What’s the Risk?:Living in a single parent home

When you see someone for the first time, you don’t think about if they come from a single parent home. In fact, you probably would never know unless you ask. The number of single family homes are on the rise. According to research done by the Ohio State University, “For the first time in history, children are more likely to reside in a single-parent family for reasons other than the death of a parent (“Single-parent Families in Poverty”.) With that being said, many people view single-parent households in only a negative way. People perceive products of a single-parent home as troubling. According to the News Leader, “Statistically, a child in a single-parent household is far more likely to experience violence, commit suicide, continue a cycle of poverty, become drug dependent, commit a crime or perform below his peers in education (“Statistics reveal stark challenges for children raised in one-parent households”.) Although statistics have shown that children in a single-parent are more at risk, there are far more advantages that people look over. For example, when children from single-parent homes move out and start their own life, they are far more independent. Since they are raised primarily by one parent, they view first-hand the independency used to raise them. In addition, people think single-parent homes struggle to bring income. In fact, my mother is financially stable enough to provide for me and my sister, more than what two-parent households can. With that being said, the negative perception of single-parent homes are not what most individuals make it out to be.

The photo above is a picture of my mother and father. At one part of my life, I lived in a two-parent home. I still have this picture in my dorm room. Just because I do not live with mother and father does not effect the love I have for them equally.
My suitcase represents the movement between my Mom and Dad’s homes. Since I live with just my mom, I constantly have to pack just to visit my dad on the weekends. Although there is a misconception that children that live in single-parent homes never see the other parent, I still spend time with my dad.
This photo represents the car I got on my 17th birthday. My mother was able to purchase this brand news car in cash, without financing. This shows that children of single-parent homes are not in poverty, and can have the same luxuries as children from two-parent homes.
This photo is a picture of me and my friends. With living in a single-parent home, often people judge you for having “parental issues” for not having both parents living in the same home. I am grateful to have friends who are non-judgemental and support me.
This photo was taken at a Black Lives Matter protest at Texas State University. Unfortunately, I have stereotypes against me because I am black, and a product of a sibgle-parent home. Despite all the stigmas and obstacles thrown against me, I do not let those get in the way of my community service.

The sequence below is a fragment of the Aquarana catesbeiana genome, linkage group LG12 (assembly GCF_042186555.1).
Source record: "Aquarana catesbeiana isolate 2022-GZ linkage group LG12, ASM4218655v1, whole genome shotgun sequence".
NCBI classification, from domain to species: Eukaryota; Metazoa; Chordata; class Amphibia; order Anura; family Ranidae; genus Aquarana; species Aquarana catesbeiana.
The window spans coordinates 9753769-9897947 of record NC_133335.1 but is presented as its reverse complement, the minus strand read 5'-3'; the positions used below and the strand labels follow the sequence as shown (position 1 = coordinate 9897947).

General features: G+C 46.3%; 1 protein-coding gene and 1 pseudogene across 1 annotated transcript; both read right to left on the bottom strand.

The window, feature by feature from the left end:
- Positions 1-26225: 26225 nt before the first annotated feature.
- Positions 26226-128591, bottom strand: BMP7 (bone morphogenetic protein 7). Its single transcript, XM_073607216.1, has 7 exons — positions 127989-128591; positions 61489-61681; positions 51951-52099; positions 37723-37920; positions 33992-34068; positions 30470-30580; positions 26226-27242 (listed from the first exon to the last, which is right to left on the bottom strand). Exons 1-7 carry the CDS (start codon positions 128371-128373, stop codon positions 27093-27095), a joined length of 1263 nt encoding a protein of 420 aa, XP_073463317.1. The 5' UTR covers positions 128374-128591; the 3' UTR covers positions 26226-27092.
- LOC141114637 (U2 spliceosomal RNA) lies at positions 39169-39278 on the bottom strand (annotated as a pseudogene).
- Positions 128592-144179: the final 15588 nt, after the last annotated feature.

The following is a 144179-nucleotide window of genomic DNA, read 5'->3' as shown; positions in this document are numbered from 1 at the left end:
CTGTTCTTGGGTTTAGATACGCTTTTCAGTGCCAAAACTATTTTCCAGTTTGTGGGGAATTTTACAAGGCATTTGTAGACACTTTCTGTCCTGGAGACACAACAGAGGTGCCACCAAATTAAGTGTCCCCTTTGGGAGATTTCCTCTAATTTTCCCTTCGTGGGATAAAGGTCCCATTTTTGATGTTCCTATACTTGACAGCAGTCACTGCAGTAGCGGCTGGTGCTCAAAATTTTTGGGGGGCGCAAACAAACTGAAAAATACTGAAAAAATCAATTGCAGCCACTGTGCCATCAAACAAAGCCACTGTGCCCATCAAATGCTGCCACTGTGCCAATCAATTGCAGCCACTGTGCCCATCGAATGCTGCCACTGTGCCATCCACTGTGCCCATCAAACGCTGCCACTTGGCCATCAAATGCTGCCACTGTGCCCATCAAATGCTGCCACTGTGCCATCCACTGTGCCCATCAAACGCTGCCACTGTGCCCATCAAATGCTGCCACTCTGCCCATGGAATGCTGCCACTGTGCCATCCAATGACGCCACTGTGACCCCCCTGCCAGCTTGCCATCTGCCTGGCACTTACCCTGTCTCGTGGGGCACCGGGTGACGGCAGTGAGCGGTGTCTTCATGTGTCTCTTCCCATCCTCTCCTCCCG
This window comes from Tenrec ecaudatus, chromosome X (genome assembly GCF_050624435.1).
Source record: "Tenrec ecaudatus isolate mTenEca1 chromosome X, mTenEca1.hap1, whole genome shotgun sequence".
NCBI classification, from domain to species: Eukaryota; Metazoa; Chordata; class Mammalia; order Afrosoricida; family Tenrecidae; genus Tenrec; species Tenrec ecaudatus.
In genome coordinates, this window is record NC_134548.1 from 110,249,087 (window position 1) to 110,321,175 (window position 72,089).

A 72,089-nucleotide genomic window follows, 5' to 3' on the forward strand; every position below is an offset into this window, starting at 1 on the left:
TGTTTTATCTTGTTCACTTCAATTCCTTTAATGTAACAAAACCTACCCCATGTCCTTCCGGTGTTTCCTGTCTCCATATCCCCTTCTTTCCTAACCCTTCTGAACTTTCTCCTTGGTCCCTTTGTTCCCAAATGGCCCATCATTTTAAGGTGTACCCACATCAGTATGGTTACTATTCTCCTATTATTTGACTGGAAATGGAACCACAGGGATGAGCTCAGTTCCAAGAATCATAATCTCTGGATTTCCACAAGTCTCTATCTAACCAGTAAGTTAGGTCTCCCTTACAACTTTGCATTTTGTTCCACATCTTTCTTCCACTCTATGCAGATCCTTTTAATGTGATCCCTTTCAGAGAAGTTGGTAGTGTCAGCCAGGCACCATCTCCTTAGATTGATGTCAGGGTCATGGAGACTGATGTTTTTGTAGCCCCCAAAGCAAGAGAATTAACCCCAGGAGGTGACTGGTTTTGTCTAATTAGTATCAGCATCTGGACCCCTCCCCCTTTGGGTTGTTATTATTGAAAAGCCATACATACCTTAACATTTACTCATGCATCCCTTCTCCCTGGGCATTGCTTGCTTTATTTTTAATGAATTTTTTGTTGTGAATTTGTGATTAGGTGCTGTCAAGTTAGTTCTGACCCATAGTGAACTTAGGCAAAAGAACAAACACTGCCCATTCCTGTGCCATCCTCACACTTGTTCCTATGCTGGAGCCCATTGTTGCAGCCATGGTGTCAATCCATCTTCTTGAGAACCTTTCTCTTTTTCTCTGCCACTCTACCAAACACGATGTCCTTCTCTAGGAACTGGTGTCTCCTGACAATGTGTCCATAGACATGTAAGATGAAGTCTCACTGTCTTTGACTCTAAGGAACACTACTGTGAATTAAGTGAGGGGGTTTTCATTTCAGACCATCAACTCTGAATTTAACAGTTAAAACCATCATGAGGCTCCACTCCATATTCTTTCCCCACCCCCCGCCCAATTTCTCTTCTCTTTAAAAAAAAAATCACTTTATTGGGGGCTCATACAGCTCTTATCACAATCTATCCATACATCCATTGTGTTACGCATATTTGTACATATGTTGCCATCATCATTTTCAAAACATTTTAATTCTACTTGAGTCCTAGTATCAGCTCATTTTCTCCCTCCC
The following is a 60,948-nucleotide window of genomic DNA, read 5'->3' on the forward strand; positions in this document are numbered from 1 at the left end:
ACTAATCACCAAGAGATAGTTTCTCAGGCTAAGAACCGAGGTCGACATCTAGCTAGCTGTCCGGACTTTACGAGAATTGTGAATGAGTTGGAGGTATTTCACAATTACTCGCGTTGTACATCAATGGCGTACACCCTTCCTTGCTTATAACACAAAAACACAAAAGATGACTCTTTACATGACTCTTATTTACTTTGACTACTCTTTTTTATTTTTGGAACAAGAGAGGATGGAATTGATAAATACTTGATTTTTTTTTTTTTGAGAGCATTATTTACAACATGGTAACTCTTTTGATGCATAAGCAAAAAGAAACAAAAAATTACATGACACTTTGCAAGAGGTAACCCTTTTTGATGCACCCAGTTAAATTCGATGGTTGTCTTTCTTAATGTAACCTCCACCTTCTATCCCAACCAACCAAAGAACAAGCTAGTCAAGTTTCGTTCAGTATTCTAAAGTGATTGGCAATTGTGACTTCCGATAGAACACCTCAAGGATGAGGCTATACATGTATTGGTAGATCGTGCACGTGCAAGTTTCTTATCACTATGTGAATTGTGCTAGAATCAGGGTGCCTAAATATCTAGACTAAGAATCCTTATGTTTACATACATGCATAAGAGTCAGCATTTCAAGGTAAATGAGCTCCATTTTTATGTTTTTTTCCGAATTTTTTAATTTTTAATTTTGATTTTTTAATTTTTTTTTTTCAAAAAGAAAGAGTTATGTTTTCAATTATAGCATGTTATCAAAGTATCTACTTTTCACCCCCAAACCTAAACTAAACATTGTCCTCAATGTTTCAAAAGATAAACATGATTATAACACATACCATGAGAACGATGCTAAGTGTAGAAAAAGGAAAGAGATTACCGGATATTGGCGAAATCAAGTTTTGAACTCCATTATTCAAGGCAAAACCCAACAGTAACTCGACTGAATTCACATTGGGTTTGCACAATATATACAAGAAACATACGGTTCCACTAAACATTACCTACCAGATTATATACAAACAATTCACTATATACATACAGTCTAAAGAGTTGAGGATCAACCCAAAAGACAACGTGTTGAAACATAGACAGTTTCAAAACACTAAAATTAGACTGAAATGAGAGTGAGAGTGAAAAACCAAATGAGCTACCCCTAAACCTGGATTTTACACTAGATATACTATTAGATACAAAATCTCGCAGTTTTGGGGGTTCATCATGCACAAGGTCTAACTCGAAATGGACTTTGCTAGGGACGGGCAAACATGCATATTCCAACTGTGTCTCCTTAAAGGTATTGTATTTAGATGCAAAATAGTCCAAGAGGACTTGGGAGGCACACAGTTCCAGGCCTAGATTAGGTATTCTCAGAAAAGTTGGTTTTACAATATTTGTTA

This is a photo I took of my house, located in Missouri City, Texas. This shows that not all single-family homes are living in a one-bedroom, cramped apartment. With just my mom, sister, and I living at the house, it is very spacious.
I took this photo at the Art Museum at the Library. What i interpreted from this photo is a woman with confidence. I think this photo can relate to my mother because she is confident and loving. Single-Parents have this stigma that they are always bitter, or have hate in their heart because they are a single-parent. This is not always the case, in fact being a single-parent made my mom stronger and more confident.
I took this photo of the apartment I will be staying in next year. This represents new beginnings. This is proof that not all products of single-parent homes go to jail, on drugs, or any other negative stereotypes that have been said. I will continue my education here at Texas State University with the help of my mother and father.

To close, I hope I proved to you that the negative perceptions of single family homes are not always correct. Products of single-parent homes are not troubling, or lost in the world. Just because you are in a single-parent home, you can still have connections with both of your parents equally. No, I am not living in poverty. No, my parents do not hate or despise each other. No, I am not internally hurt by my parents split. As a matter of fact, I believe I am stronger because I was raised in a single-parent home. I am more independent, confident, and humbled. At an early age in my life I realized that not everything would be handed to me, and I would not have the same opportunities as other children. I am grateful for the parents that I have, and appreciate the positive effects of living in a single-parent home.

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